In 2015, Moon began working to develop the Community Impact Arts Grant Initiative. She found there were a lot of resources within L.A. County to advise on grants and money for programs and venues that weren’t reaching the Black community.

Moon committed herself to bringing creativity back to the community, “I’m proud of my work on the art commission because I brought attention to our district and our needs with getting additional funding for programing for anything south of the 10 [freeway].”

Moon started her non-profit, Moon Global Foundation Inc., after noticing that Black creatives weren’t securing employment in their preferred fields. She focuses mainly on engaging and training youth to prepare for jobs in production. Starting as young as the 3rd grade, Moon Global works to help broaden students’ minds and expose them to opportunities they aren’t aware of. Their mission is to provide access to a creative environment, with an opportunity to participate in programs in media and arts to enhance skills and prepare for careers in the entertainment and art industries.

“On the first day of class I ask ‘what is that you want to do when you grow up?’ We hear the traditional jobs like the doctors, lawyers, firefighters, and nurses. Then I ask ‘what about jobs in T.V.?’ Everyone loves T.V., going to the movies, and watching videos. We watch movie credits, we teach them there’s job available in T.V. and film.” Exposing the children to the possibilities of a non-traditional career, Moon is helping mold their curiosity with something familiar.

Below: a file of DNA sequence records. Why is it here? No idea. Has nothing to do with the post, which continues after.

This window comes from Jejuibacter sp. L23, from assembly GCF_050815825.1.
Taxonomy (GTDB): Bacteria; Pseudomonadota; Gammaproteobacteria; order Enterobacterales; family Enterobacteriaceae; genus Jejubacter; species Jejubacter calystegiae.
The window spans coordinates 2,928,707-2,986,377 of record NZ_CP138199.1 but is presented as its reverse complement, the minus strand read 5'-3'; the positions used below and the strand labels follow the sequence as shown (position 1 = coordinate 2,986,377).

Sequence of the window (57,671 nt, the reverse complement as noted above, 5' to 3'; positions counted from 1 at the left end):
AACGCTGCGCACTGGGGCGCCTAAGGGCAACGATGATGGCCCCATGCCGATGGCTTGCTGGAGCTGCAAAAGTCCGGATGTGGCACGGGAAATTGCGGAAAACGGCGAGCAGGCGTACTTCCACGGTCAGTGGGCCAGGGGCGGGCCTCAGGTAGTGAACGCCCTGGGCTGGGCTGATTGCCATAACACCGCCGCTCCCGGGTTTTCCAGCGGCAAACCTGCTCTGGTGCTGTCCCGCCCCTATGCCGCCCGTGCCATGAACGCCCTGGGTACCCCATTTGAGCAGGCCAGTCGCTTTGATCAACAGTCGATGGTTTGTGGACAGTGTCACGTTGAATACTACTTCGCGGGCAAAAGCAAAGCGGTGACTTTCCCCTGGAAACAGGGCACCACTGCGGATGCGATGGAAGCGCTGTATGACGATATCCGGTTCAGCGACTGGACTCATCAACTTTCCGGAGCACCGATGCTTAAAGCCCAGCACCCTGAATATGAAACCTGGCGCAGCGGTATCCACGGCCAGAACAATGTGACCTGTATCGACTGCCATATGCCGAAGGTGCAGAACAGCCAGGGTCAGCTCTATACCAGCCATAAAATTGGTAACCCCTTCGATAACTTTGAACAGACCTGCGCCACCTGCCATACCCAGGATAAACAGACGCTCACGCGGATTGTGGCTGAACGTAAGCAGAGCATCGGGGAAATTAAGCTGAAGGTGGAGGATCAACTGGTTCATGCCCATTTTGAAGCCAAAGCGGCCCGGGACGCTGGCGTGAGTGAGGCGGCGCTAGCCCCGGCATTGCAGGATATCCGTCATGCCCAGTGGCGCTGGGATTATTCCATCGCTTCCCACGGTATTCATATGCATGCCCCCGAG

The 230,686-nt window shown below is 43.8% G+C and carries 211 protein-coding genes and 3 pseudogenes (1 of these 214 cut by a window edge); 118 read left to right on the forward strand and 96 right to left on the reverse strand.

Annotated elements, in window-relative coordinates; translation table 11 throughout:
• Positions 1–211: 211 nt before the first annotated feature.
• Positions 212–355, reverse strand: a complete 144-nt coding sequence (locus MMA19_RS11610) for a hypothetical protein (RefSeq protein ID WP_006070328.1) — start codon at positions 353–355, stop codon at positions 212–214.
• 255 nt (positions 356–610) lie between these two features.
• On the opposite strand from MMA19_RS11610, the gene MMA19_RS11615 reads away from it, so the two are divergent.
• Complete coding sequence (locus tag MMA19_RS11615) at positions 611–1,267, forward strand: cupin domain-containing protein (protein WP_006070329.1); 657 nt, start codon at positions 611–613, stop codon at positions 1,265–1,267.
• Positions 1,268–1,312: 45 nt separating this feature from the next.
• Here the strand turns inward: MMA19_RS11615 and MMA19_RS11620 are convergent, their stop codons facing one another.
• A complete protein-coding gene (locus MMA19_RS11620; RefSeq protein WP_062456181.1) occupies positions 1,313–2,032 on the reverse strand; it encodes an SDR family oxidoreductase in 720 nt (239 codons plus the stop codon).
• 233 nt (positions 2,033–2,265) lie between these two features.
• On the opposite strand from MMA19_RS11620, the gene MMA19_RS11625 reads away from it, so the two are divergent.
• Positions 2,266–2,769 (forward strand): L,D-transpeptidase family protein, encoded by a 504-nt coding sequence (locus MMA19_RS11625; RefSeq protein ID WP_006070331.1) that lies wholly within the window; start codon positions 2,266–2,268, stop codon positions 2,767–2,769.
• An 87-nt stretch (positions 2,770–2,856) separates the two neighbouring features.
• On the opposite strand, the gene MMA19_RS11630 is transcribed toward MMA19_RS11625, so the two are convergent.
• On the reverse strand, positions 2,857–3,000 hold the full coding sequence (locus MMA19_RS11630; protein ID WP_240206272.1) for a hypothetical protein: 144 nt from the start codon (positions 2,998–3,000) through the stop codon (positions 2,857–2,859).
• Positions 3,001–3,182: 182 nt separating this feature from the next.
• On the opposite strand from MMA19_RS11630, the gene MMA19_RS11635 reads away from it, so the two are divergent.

Moon Global Studios in Inglewood, California. (Courtesy photo)

“We start with the genre, asking what genre they’re interested in. We break down into groups per genre and they come up with story ideas, the characters, their ages, where they live, and what they do. Then we script it, and we shoot the short film based on their characters and their stories. They get to act in the film, and we edit together, they get to see it on the last day of class. It’s really good for them to see from beginning to end what goes into a production. One of our advisory board members, Jaleesa Hazzard from Yes2Jobs, is very instrumental in guiding us to help our kids into her program as a collaboration with her students so there is a pathway from 3rd grade to internships and administrative assistant positions.”

Her most recent passion project, Moon Global Studios located in Inglewood, helps artists with photography, podcasts, streaming, editing, videography, and studio recording services in the community. The creative compound is used to house all her interests while also offering space for other creatives opportunities to explore their ideas and support their dreams. Providing the resources for the next generation of producers, film makers, and writers.

Moon has personified support, community, and opportunity for art in Los Angeles. As a woman making history, she has expanded what it truly means to be a creative.

She encourages readers to keep dreaming. ”There’s nothing too big that you can achieve, work at it every day. My dreams are coming true. I dreamt of a space that holds all my interests and now I’m creating that for myself and for everybody else. Success is right around the corner, just stick with it.”